This creates an environment where it’s pretty much impossible for sperm to reach an egg for fertilization to occur.

So the woman still ovulates, but the birth control limits the chance of fertilization, and therefore, pregnancy doesn’t occur.

About That Trickery

So yes, it’s true that birth control pills are all about tricking the body. Let’s run with the topic of trickery and look at some of the most well-known instances of large-scale tricks across history.

There’s no better example of grand-scale trickery than the Trojan Horse. When you want to talk about dedication and industriousness, the Greeks built a massive hollow wooden horse that reached high into the sky and offered it to the people of Troy as a peace offering of sorts. Thing is, they weren’t focused on peace at all. Rather, it was a trick – the horse was filled with Greek warriors and once the Trojans had accepted the ‘gift’ and brought it past the city gates then the warrior hidden inside stormed out, opened the gates, and allowed their Army to overrun the city.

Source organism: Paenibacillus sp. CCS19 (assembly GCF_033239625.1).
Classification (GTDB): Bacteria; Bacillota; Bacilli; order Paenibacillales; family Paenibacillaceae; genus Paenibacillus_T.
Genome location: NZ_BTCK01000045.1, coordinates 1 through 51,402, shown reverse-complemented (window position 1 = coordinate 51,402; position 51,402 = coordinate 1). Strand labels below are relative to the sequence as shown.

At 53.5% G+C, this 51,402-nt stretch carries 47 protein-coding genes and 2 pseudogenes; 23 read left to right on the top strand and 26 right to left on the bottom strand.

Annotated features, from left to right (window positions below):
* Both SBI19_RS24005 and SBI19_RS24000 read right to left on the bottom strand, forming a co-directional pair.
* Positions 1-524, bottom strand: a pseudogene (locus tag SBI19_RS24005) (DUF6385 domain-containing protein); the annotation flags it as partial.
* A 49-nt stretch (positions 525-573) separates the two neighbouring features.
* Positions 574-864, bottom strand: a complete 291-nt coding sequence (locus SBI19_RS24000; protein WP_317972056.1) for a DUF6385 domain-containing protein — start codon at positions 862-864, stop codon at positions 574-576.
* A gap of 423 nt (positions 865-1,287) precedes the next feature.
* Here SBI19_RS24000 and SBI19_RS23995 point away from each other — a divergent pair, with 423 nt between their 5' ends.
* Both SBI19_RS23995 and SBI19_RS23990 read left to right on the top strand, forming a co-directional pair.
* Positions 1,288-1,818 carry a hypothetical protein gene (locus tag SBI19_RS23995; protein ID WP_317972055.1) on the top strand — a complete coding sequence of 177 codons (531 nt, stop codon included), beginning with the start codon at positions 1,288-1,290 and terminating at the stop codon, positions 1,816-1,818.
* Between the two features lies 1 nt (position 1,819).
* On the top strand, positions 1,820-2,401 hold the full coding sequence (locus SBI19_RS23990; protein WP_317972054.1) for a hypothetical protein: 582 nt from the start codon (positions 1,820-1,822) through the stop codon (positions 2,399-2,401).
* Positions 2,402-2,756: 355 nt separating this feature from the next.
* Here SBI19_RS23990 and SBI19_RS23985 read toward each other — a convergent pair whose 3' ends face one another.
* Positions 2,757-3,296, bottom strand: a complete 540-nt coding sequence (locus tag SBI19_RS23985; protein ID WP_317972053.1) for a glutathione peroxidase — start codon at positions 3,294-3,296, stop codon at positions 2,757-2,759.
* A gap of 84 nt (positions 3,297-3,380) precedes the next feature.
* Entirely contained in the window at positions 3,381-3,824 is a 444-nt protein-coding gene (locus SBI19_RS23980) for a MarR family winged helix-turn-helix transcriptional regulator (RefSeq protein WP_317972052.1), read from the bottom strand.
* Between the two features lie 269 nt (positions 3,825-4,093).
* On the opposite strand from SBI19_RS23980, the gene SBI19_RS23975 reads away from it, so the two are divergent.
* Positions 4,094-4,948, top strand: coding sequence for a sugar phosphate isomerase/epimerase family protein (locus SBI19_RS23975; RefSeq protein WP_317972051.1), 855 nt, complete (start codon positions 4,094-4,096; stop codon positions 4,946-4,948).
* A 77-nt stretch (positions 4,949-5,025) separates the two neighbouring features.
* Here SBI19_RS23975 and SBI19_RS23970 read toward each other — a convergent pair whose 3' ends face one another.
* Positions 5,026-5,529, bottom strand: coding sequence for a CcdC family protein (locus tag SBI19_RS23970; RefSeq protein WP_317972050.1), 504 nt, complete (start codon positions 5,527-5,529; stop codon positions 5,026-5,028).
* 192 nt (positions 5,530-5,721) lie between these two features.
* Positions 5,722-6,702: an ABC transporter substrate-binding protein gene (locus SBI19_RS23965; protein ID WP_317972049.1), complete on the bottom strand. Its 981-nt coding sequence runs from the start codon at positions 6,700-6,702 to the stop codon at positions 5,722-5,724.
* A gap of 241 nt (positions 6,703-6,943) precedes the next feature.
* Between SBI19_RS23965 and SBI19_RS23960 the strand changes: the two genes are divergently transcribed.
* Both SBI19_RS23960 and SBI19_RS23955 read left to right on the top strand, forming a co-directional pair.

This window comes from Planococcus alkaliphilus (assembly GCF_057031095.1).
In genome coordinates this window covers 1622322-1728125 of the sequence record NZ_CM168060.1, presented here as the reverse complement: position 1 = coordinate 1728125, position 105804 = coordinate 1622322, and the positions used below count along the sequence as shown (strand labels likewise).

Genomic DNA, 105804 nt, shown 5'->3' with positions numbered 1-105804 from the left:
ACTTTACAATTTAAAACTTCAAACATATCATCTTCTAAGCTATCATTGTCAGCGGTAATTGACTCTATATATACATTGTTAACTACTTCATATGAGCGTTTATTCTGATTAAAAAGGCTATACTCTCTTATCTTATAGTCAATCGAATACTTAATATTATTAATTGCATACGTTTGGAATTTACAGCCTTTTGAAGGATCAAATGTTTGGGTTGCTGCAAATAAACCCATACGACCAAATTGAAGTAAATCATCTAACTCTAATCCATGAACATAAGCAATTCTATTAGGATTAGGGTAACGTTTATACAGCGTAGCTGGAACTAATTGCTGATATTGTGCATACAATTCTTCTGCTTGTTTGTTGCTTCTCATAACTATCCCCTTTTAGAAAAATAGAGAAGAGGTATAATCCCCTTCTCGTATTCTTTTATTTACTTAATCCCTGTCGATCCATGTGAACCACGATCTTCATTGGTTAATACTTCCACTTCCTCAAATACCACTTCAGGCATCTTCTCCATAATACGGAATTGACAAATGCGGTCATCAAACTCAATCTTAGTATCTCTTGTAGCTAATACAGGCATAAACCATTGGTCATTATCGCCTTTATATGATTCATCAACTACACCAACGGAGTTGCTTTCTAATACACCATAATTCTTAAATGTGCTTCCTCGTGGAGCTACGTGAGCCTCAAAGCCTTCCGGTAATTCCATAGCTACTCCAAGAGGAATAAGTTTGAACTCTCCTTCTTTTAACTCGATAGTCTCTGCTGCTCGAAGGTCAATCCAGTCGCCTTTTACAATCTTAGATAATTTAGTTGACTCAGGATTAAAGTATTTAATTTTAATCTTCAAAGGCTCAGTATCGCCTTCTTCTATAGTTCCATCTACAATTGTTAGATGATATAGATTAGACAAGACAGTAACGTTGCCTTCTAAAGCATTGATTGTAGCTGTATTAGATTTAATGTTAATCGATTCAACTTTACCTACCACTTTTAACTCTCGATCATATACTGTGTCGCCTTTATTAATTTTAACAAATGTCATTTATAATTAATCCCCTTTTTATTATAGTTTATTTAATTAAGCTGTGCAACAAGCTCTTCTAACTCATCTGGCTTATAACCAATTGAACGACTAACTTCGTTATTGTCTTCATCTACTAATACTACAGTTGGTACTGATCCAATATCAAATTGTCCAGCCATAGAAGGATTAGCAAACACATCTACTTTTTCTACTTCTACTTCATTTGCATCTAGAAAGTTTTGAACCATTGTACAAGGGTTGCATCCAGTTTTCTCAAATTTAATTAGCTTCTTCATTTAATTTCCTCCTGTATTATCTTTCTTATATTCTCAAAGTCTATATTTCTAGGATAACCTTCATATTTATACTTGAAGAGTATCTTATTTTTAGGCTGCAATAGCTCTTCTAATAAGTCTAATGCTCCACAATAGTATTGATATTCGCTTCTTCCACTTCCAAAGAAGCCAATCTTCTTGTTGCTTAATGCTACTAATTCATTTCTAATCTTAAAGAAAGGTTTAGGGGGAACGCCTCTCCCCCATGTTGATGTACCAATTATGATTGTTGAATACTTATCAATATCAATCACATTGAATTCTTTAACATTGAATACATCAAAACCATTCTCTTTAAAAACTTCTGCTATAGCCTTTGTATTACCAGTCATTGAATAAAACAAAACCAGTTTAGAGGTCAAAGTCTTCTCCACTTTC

Now that’s definitely trickery with bad intentions, while what a woman’s birth control medication is kind of a ‘white lie’ – it’s technically untrue, but it’s not really harmful. Whereas having your city overrun by the enemy during the night would definitely be classified as harmful.

How Quickly Do Birth Control Pills Work?

So now that we’re aware how birth control pills work, we may as well go ahead and answer the one question that almost always comes along with that one – that being, ‘how quickly do birth control pills work?’

This is not an easy question to answer. For combination pills, we can start by saying that if you begin your pill on the first day of your period then the pills will begin working right away and you can be reassured you won’t become pregnant. If you begin taking them after your period has already started, however, then you should not have unprotected sexual intercourse for at least 7 days. After that period of time you can begin having unprotected sex in the same way you can right away if you start the medication on the first day of your period.